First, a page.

It was the worst summer in 25 years in terms of ticket sales. August tickets sales are down 35% from a year ago. The Memorial Day to Labor Day period, which accounts for about two fifths of Hollywood’s annual domestic revenue is on track to fall 16%--worse than the 10% insiders predicted in May.
No one exactly knows why: bad movies, which means gimmicks and sequels, ticket prices going up as the quality declines, the idea that’s taken hold that surprise has left the building, and that Game of Thrones and its TV counterparts more nearly engage the things that thrill, appall, or reflect what we’re thinking and feeling.
Okay there were some bright spots, Wonder Woman, I wasn’t all that crazy about but which soaked up $400 million, the season’s topper as Variety used to say, presumably from the next crop of Women CEOS in 2030. And some concept movies worked: Girls Trip homed in on black women, Dunkirk outlived its no-characters-to-love critics by using the old Cinerama lure—See it on the big screen. Tiny Game Time scored with critics and guys by melding brotherhood to ferocious small time criminal weasel escape strategies. And Baby Driver broke through big time --$100 million box-office, which is great in relation to cost (about $35 million). It hit with the guys who convinced their girls that a getaway car driver with peach fuzz on his face named Baby, memorably played by Ansel Elgort standing up to Kevin Spacey, Jamie Foxx and Jon Hamm, was a great date movie.
Escape moves all.
Europeans are stupid too. Unlike Americans they have historically taken a break from movies during the summer because they don’t want to think, and movies about characters make you think, something Pirates of the Caribbean #25 isn’t designed to do. The US model has been summer movies designed to be stupid so you don’t have to think. That doesn’t seem to be working out so well, anymore. And I assure you this is an ongoing story, because in addition to creative failure, the industry is facing a paradigm shift about where we go and when to see what.
I’m looking forward to going off to the great Toronto Film Festival right after Labor Day, to see films aimed at the serious season of film going that ends at the Oscars next February. There are two tennis titles at the festival this year, the opening night film, Borg/McEnroe, about the 1980 Wimbledon showdown between Bjorn Borg and John McEnroe, who duke it out over competing notions of manhood. And Battle of the Sexes, with Emma Stone as Billie Jean King and Steve Carrell as Bobby Riggs, who volleyed over notions of gender and show business in the infamous 1973 stunt tennis match. Plus, there’s Darkest Hour with Gary Oldman as Winston Churchill taking command from failed Prime Minister Neville Chamberlain in 1940, Downsizing by Alexander Payne—director of the Descendants, and Sideways--with Matt Damon and Kristin Wiig in a Hilarious—supposedly--quasi sci-fi comedy about a shrinking violet, and maybe Hostiles, Scott Cooper’s story about a cavalry officer escorting a Cheyenne chief to safety, with Christian Bale and Rosamund Pike. Those are the big titles, but it’s the ones off the radar at Toronto—like last year’s Moonlight by Barry Jenkins that consistently steal the gold.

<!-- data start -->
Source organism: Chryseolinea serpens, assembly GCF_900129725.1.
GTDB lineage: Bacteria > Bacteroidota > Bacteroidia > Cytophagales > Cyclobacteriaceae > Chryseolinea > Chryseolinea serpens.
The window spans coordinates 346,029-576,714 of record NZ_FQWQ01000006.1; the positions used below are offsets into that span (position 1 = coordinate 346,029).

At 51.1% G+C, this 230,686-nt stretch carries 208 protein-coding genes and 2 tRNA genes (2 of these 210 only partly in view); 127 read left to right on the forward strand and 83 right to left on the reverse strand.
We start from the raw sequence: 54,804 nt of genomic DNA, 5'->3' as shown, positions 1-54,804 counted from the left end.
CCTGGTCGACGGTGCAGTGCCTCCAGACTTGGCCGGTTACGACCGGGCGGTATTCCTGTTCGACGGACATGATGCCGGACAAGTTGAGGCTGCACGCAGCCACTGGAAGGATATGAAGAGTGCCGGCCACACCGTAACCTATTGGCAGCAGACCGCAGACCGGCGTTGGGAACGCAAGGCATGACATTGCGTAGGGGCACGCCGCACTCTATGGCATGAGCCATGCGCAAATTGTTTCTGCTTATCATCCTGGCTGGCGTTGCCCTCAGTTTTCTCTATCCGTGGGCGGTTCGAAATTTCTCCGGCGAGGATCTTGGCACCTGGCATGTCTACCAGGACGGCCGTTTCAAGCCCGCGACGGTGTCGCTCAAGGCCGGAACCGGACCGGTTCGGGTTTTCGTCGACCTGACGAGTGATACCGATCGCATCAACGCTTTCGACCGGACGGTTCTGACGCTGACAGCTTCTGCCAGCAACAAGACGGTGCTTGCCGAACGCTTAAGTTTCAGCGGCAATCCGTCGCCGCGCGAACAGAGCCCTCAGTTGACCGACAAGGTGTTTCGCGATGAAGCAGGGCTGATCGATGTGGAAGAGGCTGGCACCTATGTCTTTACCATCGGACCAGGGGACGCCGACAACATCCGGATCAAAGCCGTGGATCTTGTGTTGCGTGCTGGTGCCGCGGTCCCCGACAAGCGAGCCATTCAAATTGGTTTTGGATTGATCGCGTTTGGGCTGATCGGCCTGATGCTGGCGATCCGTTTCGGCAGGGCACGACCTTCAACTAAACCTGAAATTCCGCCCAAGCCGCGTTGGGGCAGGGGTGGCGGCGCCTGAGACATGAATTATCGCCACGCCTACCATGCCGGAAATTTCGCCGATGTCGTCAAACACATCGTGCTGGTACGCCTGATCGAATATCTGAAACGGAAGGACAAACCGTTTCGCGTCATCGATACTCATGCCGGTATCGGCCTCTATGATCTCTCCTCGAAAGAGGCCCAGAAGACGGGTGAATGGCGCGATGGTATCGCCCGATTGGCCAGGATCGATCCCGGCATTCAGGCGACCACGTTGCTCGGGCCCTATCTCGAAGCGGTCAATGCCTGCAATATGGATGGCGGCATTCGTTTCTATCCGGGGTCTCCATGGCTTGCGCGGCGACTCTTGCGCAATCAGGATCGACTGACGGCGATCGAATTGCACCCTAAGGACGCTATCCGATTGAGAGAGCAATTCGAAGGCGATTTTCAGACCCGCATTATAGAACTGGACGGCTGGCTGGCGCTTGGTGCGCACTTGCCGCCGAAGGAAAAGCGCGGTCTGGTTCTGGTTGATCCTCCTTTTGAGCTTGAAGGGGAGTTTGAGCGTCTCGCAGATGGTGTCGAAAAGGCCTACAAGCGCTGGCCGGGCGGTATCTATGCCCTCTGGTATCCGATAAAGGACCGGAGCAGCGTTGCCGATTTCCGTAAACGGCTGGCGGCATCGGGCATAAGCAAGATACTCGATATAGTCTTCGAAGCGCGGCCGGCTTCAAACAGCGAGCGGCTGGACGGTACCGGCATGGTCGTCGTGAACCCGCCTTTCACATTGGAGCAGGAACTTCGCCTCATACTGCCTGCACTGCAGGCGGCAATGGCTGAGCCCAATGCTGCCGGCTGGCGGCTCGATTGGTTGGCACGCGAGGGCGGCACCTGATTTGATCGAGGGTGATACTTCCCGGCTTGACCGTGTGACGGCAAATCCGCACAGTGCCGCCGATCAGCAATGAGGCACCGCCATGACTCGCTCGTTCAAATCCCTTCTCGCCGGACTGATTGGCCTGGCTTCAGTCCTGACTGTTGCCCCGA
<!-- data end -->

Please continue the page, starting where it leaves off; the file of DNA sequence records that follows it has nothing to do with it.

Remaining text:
Which brings me back to where I begin with my annual Labor Day address to the nation. I don't go to the movies over Labor Day weekend. For me, a film critic, going to movies is work--that's a little strange isn't it--but it's labor, it's what I do. I happen to like what I do, because I believe in the power of cinema to transport us to other worlds and to clarify experience in the process. I don’t go to the insiders Telluride Film Festival over Labor Day weekend. Rather, I take time on Labor Day to stop work and reflect. For me, it's a day for family and friends. My parents who had only just met in Schroon Lake, NY, eloped to Elkton, MD – which is what you did back then -- on Labor Day, 1938, and a year later my brother was born in Wilkes Barre, PA. The nurse said to my mother, “Congratulations, Mrs. Jacobson, you have a beautiful baby boy. And Hitler invaded Poland.” It’s also the 25th anniversary of my second chance, married at a house by the sea on Cape Cod on Labor Day, 1992.
Now I savor the last licks of summer on this Labor Day, my children having flown the coop for careers or college, as all three keep that appointment with the open road they so desperately want to take them across the light curtain to the future. Today is tomorrow is the past we try so hard to remember and can never forget.
So let us understand Labor Day and why I don’t work on Labor Day. It is the one holiday that does not force you to swear fealty to a religion, the nation, or a man—that last, never more important than now. It is about you, and what you do, and with whom you do it. Labor Day is about work. It is so very American. And… it is a rest in the rolling of the drums.
Have a great Labor Day.